As with all of his other miracles except one (delayed to be an object lesson), the healing happens instantaneously. It shows the absolute power and sovereignty of his words. No disease or power can stand before him. “No weapon formed against him shall prosper; all those who rise against him shall fall.” “If God be for us, who can be against us?” It also makes impossible any accusation that it was some kind of natural process.
So it makes me wonder, Why did Jesus spend so much time healing physical ailments? Here’s what I think:
1. It is a very strong felt need in people. Health problems are an issue from birth to death.
2. It is one of our greatest areas of concern. When we pray, more than 90% of what we pray is because of people’s illnesses, injuries, or chronic conditions.
3. It’s a place in their lives where people feel helpless. Doctors hardly have a way to help headaches, back pain, heart defects, cancer, strokes, blindness, Parkinson’s, Alzheimer’s, and a thousand others.
4. Sickness and injury are a symptom of sin in our world.
“Then Jesus ordered him, ‘Don’t tell anyone.” Why the secrecy? Here’s what I think:
1. He doesn’t want to ever be guilty of pride. He doesn’t have pride in him.
2. He does want to ever be guilty of being showy.
3. He doesn’t want to attract the crowds for what he does, but for who he is. The crowds always misunderstood, and were fickle. The crowds never came to him for the right reasons.
4. His miracles were done as signs—to individuals, and for individuals. They were personal statements, revealing his deity to that person in one-on-one contact, and were not really effective for others. (They were, effective, in that others heard about the great wonders he was doing, and they came to him as individuals, showing expressions of faith.)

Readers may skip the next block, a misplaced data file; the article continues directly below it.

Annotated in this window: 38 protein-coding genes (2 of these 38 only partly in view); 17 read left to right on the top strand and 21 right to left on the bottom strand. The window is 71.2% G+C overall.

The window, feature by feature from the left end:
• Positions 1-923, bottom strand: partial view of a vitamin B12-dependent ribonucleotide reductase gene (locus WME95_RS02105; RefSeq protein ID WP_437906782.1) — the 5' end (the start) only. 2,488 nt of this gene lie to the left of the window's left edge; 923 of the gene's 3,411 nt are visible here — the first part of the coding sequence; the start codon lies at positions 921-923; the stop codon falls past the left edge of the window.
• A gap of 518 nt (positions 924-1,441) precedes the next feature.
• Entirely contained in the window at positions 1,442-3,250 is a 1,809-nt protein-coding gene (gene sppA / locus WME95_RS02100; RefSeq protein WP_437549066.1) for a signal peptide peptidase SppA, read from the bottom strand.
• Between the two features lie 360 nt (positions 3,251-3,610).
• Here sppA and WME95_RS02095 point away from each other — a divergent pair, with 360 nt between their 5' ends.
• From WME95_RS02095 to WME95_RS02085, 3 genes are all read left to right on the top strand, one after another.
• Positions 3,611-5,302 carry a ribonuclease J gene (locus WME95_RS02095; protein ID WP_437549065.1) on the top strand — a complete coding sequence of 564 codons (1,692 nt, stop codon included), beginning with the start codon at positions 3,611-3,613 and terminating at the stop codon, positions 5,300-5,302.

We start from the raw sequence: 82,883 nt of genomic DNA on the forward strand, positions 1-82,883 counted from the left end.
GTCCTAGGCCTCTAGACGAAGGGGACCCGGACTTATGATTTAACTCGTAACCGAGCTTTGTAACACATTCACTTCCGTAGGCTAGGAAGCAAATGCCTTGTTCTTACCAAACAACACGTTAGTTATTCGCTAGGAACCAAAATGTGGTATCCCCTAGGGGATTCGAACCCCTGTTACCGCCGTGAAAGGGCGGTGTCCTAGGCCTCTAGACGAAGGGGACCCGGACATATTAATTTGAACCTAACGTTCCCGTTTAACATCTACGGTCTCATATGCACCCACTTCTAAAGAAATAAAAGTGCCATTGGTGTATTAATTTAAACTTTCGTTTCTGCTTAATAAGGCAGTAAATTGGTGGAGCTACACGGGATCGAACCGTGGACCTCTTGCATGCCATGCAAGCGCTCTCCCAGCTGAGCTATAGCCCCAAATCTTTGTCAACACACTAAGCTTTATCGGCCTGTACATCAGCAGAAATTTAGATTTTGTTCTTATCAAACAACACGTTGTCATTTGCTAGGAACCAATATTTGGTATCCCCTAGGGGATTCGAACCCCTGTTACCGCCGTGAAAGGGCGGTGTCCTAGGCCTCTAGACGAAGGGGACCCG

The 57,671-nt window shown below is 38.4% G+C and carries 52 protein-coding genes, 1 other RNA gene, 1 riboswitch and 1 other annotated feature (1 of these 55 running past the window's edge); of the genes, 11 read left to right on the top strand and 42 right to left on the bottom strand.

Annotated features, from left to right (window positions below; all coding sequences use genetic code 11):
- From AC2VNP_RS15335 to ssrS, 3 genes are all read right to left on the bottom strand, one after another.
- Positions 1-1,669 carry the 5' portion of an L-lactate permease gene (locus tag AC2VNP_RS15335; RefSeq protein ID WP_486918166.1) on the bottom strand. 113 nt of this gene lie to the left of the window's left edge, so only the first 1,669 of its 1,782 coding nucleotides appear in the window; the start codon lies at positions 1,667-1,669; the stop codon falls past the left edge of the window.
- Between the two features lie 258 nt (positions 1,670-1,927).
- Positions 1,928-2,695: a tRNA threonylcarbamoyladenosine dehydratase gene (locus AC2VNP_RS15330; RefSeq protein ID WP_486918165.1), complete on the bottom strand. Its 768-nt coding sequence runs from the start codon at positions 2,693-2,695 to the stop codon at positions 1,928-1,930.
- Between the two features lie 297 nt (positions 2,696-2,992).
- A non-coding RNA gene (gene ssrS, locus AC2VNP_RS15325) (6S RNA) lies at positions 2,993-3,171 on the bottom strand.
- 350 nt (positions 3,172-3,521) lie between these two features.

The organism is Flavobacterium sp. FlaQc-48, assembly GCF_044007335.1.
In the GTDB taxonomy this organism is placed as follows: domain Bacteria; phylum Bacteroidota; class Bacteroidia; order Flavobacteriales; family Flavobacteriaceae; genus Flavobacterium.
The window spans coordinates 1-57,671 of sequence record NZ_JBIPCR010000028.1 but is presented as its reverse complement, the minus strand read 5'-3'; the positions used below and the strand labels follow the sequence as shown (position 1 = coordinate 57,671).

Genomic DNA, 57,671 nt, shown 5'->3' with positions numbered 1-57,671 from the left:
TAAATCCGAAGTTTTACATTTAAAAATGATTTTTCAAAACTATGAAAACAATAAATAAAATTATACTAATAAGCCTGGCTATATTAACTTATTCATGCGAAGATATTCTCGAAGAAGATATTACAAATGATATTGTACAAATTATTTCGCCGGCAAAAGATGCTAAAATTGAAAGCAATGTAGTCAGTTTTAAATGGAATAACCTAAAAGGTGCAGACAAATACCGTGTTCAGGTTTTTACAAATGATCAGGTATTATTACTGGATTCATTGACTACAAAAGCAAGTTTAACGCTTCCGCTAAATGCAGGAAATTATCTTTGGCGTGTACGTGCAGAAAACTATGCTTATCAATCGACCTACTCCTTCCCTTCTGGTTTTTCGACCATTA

Keep quiet? Yeah, right. The man blabs it all over town. And who wouldn’t? Who could possibly hold in the spectacular wonder, amazement, and happiness of having been healed like this? Who could possibly hold in the wonderful news that such a power was walking around on the earth? It’s funny; we as Christians do it all the time. We have been healed, and we know this “power” in a personal relationship, and yet we walk around day after day and say nothing to anyone.
And the crowds swarmed him. Who can blame them? Actually, though, they were coming to him for the wrong reasons, but he healed them anyway because he wanted a personal relationship with them, he wanted to teach them about faith, and he wanted to make known to them signs of his deity. But usually all they wanted was the fast fix, and walk away to their normal lives. He reached out to them anyway, giving every opportunity to respond positively, every chance he could to ignite a personal relationship that would last.
Then Jesus withdrew and prayed. Sure he could heal the crowds, but that’s not the strategy that would ever work to build the kingdom, so he limited his time with it. We see him here in prayer, balancing his input with his output. When he was giving so much of himself, he needed the fellowship of his Father, and the spiritual strength, to continue.